Emotional and beautifully told, dealing with loss and the coming to terms with one's mortality. Allowing for repeated motifs, 'The Fountain' elegantly interweaves two (arguably) fictional stories into the main one of the movie's reality. Smartly, this enables complex interpretations through the knowledge of their authors' respective perspective and intent. Jackman's flawless performance is one for the ages. I also agree with several other reviewers that Clint Mansell's score is sublime.
Few films have treated the idea of loving someone forever as seriously and reverently as this.
"Did you like it?"
"I...don't think so."
Me, asking my girlfriend. What you can't hear is her voice, which was confused, angered, and maybe a little pained. The Fountain can be a confusing and frustrating experience, but it IS an experience; for me, everything work. It is a shame this wasn't well-received, as it's a beautiful exploration of love via death.
I didn't love this mostly because I am sort of lukewarm on Jackman.
Less refined than Aronofsky's other works but also far more ambitious. Overall this is a solid picture but there are two problems that plague it throughout. The first is that while there are scenes of shear beauty in its cinematography these scenes are quite literally overshadowed by shots that are uncomfortably dark and dull. The other problem is while the conquistador story is great and the scifi story is good the main story, set in present times, is pretty generic and uninteresting.
This movie's weird. It's about fountains and shit.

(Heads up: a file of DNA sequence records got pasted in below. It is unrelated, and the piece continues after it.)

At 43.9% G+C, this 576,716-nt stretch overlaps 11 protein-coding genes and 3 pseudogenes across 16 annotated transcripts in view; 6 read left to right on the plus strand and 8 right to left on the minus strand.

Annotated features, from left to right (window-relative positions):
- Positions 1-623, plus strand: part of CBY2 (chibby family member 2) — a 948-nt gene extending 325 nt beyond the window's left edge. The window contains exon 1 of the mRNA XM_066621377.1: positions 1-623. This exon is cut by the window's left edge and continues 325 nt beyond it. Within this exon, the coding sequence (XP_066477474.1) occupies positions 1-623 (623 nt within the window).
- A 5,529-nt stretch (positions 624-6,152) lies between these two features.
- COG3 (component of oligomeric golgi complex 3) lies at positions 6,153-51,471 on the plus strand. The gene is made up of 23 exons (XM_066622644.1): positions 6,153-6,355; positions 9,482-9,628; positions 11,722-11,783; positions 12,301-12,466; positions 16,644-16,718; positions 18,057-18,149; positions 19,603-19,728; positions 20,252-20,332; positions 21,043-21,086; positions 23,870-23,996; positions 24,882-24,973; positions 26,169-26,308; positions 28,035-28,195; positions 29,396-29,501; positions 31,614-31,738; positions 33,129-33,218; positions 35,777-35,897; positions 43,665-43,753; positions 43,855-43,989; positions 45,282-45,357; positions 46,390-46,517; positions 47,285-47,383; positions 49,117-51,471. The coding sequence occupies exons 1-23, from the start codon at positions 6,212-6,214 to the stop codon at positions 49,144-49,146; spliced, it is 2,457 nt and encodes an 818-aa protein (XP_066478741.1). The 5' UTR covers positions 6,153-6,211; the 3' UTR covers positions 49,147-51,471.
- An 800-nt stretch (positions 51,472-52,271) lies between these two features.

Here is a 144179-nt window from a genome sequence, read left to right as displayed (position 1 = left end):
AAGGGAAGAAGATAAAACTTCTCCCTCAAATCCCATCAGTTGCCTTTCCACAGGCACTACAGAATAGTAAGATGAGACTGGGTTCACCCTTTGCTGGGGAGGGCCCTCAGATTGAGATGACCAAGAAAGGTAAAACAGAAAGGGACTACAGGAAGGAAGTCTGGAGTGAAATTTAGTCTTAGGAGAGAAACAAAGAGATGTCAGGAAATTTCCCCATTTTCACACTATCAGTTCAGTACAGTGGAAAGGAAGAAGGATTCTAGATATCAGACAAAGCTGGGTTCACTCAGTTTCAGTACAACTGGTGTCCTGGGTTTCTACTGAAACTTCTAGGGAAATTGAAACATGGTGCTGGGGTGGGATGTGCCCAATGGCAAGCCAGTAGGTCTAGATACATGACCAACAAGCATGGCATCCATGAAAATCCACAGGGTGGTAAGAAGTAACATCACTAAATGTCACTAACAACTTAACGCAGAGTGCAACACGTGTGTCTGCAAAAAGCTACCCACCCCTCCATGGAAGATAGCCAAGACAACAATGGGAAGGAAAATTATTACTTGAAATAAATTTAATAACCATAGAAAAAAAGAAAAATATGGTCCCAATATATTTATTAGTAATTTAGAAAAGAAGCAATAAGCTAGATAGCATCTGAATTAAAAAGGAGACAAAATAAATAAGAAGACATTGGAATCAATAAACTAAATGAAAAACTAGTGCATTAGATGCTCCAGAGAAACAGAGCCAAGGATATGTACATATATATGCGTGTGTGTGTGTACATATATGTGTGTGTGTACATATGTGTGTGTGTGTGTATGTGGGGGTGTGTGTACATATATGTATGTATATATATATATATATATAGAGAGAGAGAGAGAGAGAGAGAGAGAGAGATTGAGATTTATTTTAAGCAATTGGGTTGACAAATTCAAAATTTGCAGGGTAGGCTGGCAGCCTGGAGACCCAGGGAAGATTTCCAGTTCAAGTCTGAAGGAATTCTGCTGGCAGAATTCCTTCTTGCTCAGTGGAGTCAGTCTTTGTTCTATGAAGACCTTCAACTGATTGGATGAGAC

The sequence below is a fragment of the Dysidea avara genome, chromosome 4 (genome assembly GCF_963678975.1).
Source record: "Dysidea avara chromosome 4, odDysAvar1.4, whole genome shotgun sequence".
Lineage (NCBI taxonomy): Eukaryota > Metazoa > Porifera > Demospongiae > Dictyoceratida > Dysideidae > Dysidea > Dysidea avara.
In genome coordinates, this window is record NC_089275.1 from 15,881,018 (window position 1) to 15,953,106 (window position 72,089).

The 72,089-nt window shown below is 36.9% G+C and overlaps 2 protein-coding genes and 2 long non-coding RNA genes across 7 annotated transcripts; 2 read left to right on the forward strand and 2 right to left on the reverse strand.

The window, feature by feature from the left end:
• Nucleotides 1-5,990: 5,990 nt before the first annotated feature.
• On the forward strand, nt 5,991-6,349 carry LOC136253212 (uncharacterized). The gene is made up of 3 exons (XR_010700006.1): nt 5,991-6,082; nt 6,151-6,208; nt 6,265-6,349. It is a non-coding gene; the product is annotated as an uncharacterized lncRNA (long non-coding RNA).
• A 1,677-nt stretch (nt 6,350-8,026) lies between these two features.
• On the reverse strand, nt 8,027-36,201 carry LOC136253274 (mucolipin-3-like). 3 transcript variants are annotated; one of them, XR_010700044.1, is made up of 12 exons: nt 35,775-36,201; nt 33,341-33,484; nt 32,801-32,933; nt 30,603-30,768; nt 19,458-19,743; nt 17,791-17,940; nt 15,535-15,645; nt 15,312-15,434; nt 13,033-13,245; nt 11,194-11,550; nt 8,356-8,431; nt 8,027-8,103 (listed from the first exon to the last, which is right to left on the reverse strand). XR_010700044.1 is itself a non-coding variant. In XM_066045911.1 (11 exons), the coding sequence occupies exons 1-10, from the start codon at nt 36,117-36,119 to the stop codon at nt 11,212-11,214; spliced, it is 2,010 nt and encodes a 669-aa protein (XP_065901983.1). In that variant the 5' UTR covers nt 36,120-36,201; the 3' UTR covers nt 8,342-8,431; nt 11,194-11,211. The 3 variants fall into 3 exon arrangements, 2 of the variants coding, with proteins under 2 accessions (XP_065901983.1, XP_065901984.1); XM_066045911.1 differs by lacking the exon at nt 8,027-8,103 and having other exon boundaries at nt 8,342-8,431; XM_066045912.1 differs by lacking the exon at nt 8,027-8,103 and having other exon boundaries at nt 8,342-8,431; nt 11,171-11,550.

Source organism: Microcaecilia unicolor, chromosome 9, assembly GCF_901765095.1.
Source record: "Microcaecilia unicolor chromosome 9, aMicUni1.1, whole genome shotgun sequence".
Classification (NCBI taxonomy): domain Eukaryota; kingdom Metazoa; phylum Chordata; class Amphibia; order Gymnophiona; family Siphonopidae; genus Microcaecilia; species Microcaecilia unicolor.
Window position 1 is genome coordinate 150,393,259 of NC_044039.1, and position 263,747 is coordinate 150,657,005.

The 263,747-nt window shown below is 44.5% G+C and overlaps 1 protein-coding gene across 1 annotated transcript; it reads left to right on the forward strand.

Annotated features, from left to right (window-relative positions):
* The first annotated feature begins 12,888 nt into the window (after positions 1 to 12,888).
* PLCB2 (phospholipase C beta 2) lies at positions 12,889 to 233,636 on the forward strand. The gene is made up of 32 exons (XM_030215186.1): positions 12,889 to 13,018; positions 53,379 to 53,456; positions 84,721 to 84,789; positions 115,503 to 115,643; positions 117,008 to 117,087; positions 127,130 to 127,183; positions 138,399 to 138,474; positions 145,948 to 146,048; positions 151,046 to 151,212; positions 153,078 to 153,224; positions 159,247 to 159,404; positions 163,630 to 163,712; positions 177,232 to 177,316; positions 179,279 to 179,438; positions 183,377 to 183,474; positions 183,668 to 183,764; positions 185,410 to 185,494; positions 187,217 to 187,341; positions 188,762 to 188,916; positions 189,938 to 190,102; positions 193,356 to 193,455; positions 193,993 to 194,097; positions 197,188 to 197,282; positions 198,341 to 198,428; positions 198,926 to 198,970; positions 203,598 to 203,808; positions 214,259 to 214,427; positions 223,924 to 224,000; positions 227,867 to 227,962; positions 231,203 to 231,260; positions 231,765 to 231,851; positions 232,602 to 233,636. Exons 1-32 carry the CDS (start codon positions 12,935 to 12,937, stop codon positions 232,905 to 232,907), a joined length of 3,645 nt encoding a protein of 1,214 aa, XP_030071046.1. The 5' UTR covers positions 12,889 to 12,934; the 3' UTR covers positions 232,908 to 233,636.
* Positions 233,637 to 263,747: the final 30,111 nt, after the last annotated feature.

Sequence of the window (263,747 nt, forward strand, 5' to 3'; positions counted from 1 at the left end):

I just spent 30 minutes writing out an extremely long and detailed review only to realize it's best to keep it simple.
But let it suffice to say: This is a masterpiece. Of the thousands of movies I've seen in recent years, this is the one on the tip of my tongue every time I'm asked for my "favorite movie" - though I never say so to avoid committing film-junky heresy with an actual answer to that question.
I would truly love to write if only briefly about the 3 story-lines and the immense emotional and creative power within them (and their relationship), but I feel it's one of those subjects best suited to a conversation and not to a…
it is no secret that i rather see a movie where style trumps substance but in this case i think it went way too far with the style even though there was more substance.
featuring once again outstanding work from MATTHER LIBATIQUE [cinematography] and CLINT MANSELL [score], this film showcases the crew’s talents more than anything else.
Another film that i feel will grow on me with re-watches. Even though I gave it a 5 star rating originally, i still feel as though some of the meaning and themes have yet to leave a lasting impression on me. The visuals are stunning and the performances are great especially Jackman, and those alone earn it a high rating. I loved the film overall but i feel it still needs some time to sink in.
A great sci-fi/fantasy love story with some stunning imagery (lotus position space monk included) and an excellent Hugh Jackman performance. Clint Mansell steals the show though with a more than befitting sumptuous score. Death is the road to awe indeed.